Friday, April 13, 2012

What's in the word "psychodrama"?


The psychodrama discussion list known as Grouptalk has been having a lively discussion lately about how to language the word "psychodrama."

Some wonder if the word is too loaded or too old or too strange for use in the 21st century. The word is the name of a musical group and frequently media persons use the word to denote an emotionally intense movie, book or politically charged situation.

We are sure to have more discussions on this topic when we meet next week in Jersey City, N.J., for our 70th annual conference of the American Society of Group Psychotherapy and Psychodrama.

From time to time, I have used a variety of word, including psychodrama and action methods to experiential therapy and interactive therapy – not to mention the phrase imagination activities. I like Adam Blatner's idea of “action exploration,” too However, whatever verbiage we employ, it is important that we know the background and history of this method and are able to explain it to our clients, trainees, students, visitors, web readers and others who are curious, including “why” it is called psychodrama and what it is good for. This keeps the method grounded in a context and theory, not just a bunch of cool and interesting techniques.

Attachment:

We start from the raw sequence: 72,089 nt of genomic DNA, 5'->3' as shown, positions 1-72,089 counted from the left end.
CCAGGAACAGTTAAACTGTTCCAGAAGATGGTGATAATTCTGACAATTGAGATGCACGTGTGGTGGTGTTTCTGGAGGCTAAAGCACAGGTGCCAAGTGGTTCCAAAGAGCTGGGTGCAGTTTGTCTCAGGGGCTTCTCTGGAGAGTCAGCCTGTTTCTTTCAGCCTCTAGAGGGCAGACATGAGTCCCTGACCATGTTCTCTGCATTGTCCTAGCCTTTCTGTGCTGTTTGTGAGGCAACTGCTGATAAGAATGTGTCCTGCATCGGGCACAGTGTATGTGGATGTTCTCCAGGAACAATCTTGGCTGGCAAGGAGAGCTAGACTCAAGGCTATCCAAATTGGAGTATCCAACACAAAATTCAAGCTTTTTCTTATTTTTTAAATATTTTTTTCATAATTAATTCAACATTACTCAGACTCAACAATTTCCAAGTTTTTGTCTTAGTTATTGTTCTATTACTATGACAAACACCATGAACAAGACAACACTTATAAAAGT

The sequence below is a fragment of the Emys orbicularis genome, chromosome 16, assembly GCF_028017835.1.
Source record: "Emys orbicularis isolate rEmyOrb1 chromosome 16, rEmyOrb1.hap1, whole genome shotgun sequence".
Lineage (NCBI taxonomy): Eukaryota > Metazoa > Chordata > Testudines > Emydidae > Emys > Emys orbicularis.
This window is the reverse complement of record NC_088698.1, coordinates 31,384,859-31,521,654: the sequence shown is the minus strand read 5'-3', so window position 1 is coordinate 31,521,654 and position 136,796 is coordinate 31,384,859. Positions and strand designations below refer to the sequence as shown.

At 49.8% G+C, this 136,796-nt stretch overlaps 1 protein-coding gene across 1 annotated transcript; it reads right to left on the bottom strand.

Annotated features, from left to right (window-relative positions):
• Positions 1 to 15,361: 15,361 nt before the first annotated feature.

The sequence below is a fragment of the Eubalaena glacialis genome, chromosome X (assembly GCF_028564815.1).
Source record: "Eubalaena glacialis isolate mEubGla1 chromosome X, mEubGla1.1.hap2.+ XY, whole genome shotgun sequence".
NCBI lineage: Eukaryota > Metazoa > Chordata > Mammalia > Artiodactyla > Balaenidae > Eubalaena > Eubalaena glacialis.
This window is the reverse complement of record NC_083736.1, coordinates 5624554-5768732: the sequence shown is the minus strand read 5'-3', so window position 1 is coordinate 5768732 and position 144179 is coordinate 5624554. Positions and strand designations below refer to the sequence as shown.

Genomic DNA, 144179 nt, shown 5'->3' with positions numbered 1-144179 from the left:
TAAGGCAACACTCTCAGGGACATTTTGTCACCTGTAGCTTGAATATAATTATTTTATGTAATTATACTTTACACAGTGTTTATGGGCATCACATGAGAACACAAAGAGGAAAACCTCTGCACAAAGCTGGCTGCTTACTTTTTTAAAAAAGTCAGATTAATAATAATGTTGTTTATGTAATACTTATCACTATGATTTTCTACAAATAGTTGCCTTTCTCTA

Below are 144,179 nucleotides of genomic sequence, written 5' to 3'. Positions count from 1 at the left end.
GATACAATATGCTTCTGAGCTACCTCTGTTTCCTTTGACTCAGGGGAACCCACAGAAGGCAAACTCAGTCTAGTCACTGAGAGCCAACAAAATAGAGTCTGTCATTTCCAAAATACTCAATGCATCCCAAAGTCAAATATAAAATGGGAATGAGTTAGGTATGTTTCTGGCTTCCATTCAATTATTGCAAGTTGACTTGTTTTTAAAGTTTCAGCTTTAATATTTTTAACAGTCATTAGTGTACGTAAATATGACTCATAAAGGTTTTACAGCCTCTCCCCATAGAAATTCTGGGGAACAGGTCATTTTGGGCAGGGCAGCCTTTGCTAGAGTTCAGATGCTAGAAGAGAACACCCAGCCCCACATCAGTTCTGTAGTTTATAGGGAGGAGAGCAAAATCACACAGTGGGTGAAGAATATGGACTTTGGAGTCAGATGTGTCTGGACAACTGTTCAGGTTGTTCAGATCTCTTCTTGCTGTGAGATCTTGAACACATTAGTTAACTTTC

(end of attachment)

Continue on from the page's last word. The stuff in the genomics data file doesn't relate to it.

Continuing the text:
Note to the interested: Dr. J.L. Moreno named his method "psychodrama," as a counter to Sigmund Freud's "psychoanalysis." Moreno often compared his method to  Dr. Freud's work, claiming his was superior because it added drama -- action -- to personal exploration. In fact, psychodrama refers to "psyche in action." Psyche, of course, is the Greek word for soul.

As for the language, when I trained with Zerka Moreno, she was insistent that psychodrama was a method, not a mere therapy.

But she also frequently said, “There are lots of ways of doing it,” meaning many directions to go within a drama and many ways to direct a drama. So let's say that there are many directions to go in the language-ing of the method as well.